Many dogs love potatoes (who can blame them?), and they’re incorporated into a number of foods – including commercial and homemade varieties. Admittedly, potatoes don’t seem like a “real” vegetable (culinarily, they’re usually used as starches rather than vegetables), but your dog doesn’t care about any of that. She’ll just love the taste.
Although they aren’t as nutritious as some of the other vegetables on this list, potatoes do have some Vitamin C and a bit of Vitamin B6. As long as you prepare them sensibly (just cut ‘em up and boil them – don’t feed your dog raw potatoes) and use them in moderation (they can cause insulin spikes), they won’t cause any problems.
7. Sweet Potatoes
Unlike white potatoes, sweet potatoes (or yams, as some people call them) provide some seriously great nutritional value for dogs. Sweet potatoes are rich in just about every Vitamin your dog needs, aside from Vitamin D, and they’re loaded with fiber too. Also, they won’t cause your dog’s blood sugar to spike the way white potatoes will.
Most dogs love the way sweet potatoes taste, and they’re incorporated into a ton of commercial dog foods (particularly grain-free recipes). You’ll want to cut them up and boil them before serving them to your dog. You should also refrain from adding any salt, seasonings, or fats.
Another cruciferous vegetable that’ll turn your dog into a fart factory if you aren’t careful, broccoli is a healthy vegetable that you can give your dog. Just don’t give your dog too much broccoli, as it can cause pretty severe intestinal upset (aside from the gas, which is more of a problem for you than your dog).
Be sure to cut broccoli up into pretty small pieces, as the stalks can choke some dogs – particularly smaller pooches.
You can give it to your dog raw, but she’ll digest it more readily (and probably appreciate the taste more) if you boil or steam it for a few minutes. Broccoli is full of all the good stuff your dog needs, including most of the important vitamins.
I don’t want to hear it, nerds. I know pumpkin is a fruit — so are green beans and peas, but you didn’t say anything then, did ya? Pumpkin is clearly a vegetable in the culinary sense of the word, so let’s just move on.
Technicalities aside, pumpkin is a fantastic “vegetable” for your dog. It is full of antioxidants, fiber, and Vitamins A and C. And pumpkin is also helpful for dogs who are suffering from diarrhea, as its fiber content can help firm up your dog’s stool.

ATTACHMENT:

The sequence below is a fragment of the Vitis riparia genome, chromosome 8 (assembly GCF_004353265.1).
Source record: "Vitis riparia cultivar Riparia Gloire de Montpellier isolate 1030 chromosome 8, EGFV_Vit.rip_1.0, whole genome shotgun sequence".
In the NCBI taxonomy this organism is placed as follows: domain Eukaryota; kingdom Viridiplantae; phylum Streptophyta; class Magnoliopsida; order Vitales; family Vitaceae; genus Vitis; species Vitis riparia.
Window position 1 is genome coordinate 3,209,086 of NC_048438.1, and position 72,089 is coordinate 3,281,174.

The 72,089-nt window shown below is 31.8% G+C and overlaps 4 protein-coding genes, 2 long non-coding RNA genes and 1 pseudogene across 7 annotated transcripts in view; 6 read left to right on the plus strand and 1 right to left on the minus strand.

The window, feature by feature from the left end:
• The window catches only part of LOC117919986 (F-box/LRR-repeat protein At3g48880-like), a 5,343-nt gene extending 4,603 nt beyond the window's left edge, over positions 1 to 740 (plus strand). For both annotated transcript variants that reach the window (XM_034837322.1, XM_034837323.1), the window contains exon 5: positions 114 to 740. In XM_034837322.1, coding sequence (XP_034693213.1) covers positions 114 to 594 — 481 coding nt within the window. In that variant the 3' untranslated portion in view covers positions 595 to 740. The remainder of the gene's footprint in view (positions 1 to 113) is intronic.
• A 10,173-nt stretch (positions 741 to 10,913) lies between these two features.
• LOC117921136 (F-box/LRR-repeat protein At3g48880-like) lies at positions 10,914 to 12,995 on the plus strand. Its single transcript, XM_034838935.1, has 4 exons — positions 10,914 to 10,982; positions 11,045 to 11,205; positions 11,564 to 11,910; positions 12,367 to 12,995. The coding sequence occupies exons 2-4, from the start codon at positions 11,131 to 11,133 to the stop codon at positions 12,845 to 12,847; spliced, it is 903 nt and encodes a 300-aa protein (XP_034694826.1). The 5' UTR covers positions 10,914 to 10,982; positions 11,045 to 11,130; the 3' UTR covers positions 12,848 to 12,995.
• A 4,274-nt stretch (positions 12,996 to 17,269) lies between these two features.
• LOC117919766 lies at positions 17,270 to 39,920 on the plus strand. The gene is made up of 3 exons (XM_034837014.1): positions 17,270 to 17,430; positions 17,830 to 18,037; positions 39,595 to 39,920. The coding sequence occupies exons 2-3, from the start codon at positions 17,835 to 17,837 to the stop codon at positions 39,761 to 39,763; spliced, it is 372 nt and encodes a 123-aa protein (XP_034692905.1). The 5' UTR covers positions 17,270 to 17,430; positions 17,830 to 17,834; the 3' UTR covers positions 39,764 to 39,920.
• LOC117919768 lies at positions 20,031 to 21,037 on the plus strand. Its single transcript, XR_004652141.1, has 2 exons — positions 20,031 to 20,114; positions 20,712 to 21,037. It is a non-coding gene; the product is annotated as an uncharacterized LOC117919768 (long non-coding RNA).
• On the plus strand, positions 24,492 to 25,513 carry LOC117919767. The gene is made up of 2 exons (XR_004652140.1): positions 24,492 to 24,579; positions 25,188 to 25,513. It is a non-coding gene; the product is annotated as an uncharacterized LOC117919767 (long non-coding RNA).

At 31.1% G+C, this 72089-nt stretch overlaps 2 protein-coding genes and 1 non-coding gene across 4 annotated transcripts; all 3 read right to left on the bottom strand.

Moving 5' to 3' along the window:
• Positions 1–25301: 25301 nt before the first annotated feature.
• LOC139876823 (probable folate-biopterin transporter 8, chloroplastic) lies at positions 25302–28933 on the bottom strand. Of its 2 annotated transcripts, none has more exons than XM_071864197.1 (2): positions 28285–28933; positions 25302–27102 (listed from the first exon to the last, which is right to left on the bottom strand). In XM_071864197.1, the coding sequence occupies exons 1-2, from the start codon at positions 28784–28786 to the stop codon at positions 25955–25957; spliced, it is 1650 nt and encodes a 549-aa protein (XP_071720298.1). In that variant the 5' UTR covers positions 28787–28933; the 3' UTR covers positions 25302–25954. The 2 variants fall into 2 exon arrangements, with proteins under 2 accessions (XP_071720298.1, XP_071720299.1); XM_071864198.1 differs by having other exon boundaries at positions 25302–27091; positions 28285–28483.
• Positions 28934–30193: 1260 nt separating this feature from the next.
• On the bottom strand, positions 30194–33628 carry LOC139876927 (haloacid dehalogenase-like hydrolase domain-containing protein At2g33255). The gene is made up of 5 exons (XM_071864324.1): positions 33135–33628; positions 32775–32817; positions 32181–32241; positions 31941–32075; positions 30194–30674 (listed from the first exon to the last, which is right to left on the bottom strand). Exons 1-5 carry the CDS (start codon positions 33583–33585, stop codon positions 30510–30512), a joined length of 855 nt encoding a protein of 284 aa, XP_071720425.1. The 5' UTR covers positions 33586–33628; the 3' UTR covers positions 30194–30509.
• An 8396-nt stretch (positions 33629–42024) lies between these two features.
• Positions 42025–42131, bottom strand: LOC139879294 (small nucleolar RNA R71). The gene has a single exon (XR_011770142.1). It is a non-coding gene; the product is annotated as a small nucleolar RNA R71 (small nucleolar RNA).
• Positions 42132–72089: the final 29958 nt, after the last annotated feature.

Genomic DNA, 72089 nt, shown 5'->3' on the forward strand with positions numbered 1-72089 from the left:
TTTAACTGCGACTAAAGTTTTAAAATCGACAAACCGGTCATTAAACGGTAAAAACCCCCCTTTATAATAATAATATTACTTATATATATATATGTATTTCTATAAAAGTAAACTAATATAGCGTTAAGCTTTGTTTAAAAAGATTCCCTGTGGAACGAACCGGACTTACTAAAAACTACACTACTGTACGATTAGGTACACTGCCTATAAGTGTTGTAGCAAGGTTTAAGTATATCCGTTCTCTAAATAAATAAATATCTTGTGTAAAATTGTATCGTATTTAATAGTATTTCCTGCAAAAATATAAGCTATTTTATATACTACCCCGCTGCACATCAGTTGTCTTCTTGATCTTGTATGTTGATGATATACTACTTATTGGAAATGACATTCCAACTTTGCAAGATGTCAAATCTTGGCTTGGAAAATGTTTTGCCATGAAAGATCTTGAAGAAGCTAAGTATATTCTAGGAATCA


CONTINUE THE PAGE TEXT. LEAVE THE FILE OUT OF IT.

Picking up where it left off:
To prepare pumpkin for your punkin’, cut it into cubes and boil it. The cooked seeds are also safe for your dog.
Caution: Vegetables to Avoid or Limit
We are primarily focusing on good vegetables today, but we wanted to take a quick moment to discuss bad vegetables too. Some of these aren’t really dangerous in small amounts, and others will usually only cause digestive upset, but there are a few that may put your dog’s life in jeopardy.
In any case, there are hundreds of things you can give your dog that are safe and tasty, so there’s really no point in pushing your luck. Just steer clear of those listed below.
- Spinach – Spinach isn’t dangerous in small amounts, but it is full of oxalic acid, which can cause kidney problems over time.
- Onions, garlic, leeks, shallots, and chives – All of these vegetables are members of the plant genus Allium. These vegetables all contain organosulfur compounds that are toxic to dogs. In very small amounts these vegetables may be acceptable (many dog foods contain small amounts of garlic, for example), but some breeds (particularly Akitas and other Japanese breeds) are especially vulnerable to these vegetables.
- Lettuce – Lettuces aren’t technically toxic to dogs, but most will cause diarrhea. And lettuces – especially iceberg – don’t really provide any nutritional value anyway, so just skip them.
- Tomatoes – Tomatoes (which are technically a fruit) are not going to sicken your dog in small quantities, but they’re really acidic, and too many will likely upset your pup’s tummy. Additionally, tomatoes require caution, as all green portions of the plant – including the stem – are toxic.
Note that some dogs have more vegetable-friendly palates than others, so don’t feel bad if your dog politely declines the greens and roots you offer. As long as your dog eats a nutritionally balanced food that meets the AAFCO guidelines for her life stage, she won’t need any extra vegetables.
Just try to experiment with the different ones on this list if you really want your dog to get more vegetables in her diet. Which vegetables does your dog like best? Let us know her preferences in the comments below!